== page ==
I love Together for the Gospel. I love Mark Dever’s vision behind it. I love the fellowship among the speakers. I love the bookstore. I love the singing. I thank God for good conferences like T4G.
But, as everyone on the stage this week will eagerly agree, Jesus made no promises to build good conferences. He did, however, promise to build the church (Matt. 16:18). Conferences are good in so far as they can strengthen what is essential.
Recently, Reformed Theological Seminary interviewed a few of the plenary speakers to talk about the vision behind T4G and how we should think about the wider conference phenomenon. The article will be in the next issue of RTS’s Ministry & Leadership magazine. Here’s my portion of the interview (some of which probably didn’t make the final cut).
How did the T4G partnership come about?
The Together for the Gospel conference is unique in that it was borne out of the friendship among Mark Dever, CJ Mahaney, Al Mohler, and Lig Duncan. I’ve been fortunate enough to be asked to participate as a speaker at the conference for several years now. Every January the plenary speakers get together for three days of sharing, prayer, and laughter. It’s a highlight of the year and continues to serve as a catalyst and the glue for the conference itself.
What was the purpose behind organizing the conferences — what audience were you looking to reach?
Mark Dever has always been adamant that this is a conference for pastors. While we are happy for others to attend–and indeed lots of students and leaders do–we are purposefully trying to equip and edifying pastors.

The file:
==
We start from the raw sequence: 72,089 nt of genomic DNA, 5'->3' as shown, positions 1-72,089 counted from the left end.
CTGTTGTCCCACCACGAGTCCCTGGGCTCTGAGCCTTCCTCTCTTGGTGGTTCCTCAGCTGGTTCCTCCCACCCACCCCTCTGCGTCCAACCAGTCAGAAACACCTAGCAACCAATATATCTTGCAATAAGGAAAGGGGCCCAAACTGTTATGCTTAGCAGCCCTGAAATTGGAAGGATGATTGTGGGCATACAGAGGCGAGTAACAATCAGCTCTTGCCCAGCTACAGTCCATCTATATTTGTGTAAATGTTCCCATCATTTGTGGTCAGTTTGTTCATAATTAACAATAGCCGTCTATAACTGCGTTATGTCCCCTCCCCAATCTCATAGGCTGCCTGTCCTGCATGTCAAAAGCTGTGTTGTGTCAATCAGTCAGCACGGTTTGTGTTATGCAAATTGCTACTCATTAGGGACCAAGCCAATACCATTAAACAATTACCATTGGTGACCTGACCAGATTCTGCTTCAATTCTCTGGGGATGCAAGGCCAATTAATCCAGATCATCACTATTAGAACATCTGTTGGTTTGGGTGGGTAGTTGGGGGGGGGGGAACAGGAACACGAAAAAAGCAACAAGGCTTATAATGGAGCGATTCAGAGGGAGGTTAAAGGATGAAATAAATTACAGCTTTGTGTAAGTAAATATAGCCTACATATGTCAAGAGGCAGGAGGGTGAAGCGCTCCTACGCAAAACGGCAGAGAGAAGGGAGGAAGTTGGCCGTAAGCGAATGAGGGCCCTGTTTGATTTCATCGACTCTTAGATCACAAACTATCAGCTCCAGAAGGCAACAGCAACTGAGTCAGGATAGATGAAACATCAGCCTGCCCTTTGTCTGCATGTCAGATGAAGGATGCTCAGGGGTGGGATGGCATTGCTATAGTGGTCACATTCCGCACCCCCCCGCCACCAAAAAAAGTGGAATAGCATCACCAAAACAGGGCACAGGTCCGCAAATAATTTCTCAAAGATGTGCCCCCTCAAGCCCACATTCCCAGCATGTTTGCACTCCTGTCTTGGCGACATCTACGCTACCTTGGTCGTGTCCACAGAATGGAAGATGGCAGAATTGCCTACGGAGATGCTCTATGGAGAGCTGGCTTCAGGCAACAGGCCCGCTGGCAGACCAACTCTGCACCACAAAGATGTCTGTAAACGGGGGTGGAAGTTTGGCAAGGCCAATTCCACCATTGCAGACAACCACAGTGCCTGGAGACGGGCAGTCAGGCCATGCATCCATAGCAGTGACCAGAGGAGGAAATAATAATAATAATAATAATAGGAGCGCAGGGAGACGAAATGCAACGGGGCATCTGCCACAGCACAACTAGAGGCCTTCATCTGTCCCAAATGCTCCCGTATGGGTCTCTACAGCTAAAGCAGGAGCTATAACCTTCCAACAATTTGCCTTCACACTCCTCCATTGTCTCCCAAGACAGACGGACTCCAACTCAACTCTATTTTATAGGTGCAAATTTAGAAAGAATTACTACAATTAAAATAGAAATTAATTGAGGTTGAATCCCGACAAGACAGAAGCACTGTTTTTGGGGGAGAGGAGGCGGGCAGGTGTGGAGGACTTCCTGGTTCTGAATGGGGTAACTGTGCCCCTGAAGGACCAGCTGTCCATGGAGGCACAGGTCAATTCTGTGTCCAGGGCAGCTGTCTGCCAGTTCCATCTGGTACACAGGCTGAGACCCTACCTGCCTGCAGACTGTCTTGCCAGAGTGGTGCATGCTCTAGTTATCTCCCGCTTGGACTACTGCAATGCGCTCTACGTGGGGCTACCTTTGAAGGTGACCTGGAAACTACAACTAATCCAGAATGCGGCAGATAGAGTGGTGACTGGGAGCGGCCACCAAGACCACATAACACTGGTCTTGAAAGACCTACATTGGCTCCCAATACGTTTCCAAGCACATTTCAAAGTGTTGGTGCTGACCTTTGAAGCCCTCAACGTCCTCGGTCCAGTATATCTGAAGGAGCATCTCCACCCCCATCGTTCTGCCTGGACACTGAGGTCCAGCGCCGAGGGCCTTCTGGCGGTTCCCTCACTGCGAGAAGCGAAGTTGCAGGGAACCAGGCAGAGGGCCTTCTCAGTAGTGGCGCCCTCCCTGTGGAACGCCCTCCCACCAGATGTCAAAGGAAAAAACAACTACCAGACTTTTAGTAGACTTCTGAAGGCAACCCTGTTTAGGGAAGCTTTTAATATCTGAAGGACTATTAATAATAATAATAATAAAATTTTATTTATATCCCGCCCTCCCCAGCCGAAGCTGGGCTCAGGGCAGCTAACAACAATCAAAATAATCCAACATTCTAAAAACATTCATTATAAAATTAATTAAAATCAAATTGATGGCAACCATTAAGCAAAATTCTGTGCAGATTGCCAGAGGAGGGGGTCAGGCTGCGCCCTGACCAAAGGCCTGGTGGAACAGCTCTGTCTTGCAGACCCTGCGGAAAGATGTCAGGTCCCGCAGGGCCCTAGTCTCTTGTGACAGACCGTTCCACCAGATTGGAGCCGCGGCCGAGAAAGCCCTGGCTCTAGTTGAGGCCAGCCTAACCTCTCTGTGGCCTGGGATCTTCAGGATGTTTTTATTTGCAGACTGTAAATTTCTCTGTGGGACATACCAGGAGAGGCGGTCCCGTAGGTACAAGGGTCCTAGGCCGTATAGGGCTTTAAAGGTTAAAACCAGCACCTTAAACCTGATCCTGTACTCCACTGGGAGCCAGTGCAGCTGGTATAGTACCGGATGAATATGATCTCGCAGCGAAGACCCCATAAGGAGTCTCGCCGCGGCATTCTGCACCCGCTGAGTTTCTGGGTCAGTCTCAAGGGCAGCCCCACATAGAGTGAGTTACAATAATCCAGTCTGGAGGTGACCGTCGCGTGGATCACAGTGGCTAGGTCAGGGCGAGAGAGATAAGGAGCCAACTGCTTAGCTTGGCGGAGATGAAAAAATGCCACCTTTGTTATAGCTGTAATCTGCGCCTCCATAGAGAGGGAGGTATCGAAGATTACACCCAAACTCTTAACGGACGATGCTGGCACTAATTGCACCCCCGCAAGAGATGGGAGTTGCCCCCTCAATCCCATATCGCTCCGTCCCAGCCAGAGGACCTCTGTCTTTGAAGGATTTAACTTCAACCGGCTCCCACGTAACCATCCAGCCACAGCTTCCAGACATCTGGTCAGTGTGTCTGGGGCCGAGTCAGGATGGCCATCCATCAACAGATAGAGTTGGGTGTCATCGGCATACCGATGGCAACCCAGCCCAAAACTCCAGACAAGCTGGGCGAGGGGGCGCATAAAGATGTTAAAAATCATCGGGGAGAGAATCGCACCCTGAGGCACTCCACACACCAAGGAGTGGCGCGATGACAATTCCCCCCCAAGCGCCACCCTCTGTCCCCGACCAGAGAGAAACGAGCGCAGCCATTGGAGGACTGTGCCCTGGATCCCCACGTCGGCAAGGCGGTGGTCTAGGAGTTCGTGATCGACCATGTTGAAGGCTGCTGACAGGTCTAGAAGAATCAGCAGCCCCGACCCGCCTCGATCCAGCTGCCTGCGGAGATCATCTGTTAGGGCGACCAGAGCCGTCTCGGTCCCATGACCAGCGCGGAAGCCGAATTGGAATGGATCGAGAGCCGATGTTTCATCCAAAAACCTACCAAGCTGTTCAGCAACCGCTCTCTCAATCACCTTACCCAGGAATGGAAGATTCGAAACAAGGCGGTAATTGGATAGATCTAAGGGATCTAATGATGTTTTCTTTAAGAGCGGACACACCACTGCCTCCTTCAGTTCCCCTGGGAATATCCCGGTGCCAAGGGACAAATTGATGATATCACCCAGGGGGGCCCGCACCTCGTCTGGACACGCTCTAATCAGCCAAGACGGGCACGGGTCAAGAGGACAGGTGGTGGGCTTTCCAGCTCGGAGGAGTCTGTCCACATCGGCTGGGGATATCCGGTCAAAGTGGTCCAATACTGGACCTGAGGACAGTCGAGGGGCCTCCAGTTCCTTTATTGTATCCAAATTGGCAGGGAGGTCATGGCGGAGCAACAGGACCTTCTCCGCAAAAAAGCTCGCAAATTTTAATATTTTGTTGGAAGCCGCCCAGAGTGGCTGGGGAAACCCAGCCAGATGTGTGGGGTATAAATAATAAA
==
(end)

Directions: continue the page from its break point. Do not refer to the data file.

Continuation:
What has surprised you the most about the response to T4G and related conferences?
I really don’t think Mark or any of the other principals have any ego wrapped up in the conference. If ending the conference was the best thing for the church, they’d do it without any hesitation. But it seems like the conference continues to meet a need and continues to be used by God to help the local church. We are grateful.
What is conference attendance uniquely positioned to accomplish in people’s lives?
Conferences are far, far, far from the most important thing in a Christians life–like a thousand miles away. But they are one of the means God has seemed pleased to use in the past 100-150 years. It can be powerful to sing songs with so many people, and the fellowship and comradery across denominational lines in powerful. We always send our staff to one big conference a year (usually T4G or TGC). The time away together as a team is invaluable, as is the opportunity to buy good books and sit under a steady stream (torrent?) of good teaching.
Why else do you think people are being drawn to T4G and related conferences?
It’s amazing: I would have thought that interest in the conference might be waning by now, but clearly it’s not. I think people are hungry for a big picture of God. I think that want a warm orthodoxy with passion, with love, and with edges. I think they want to hear God’s word, sing God’s word, and be with people who love the same things.
What’s your vision for the future of T4G and related conferences, and with that in mind, what words of caution do you have concerning the “conference phenomenon”?
Of course, any time you have a big conference there will be dangers associated with pride, envy, man-pleasing, idolatry, and like. More subtly, we must make sure conferences come alongside the church, to encourage it, not to supersede it. A conference like T4G must never, ever be a substitute for the local church. The local pastor is a position instituted and ordained by God. Conference speaker is not. It is the work of the church to evangelize the lost, disciple the found, receive new members, exercise church discipline, build up the saints, carry out the Great Commission, administer the sacraments, and safeguard the truth of God’s word. At best, conferences like T4G encourage pastors in all these aims. Where a conference makes these things more difficult, it has outlived its usefulness. I’d like to think T4G is still something God can use to bless pastors and strengthen the local church.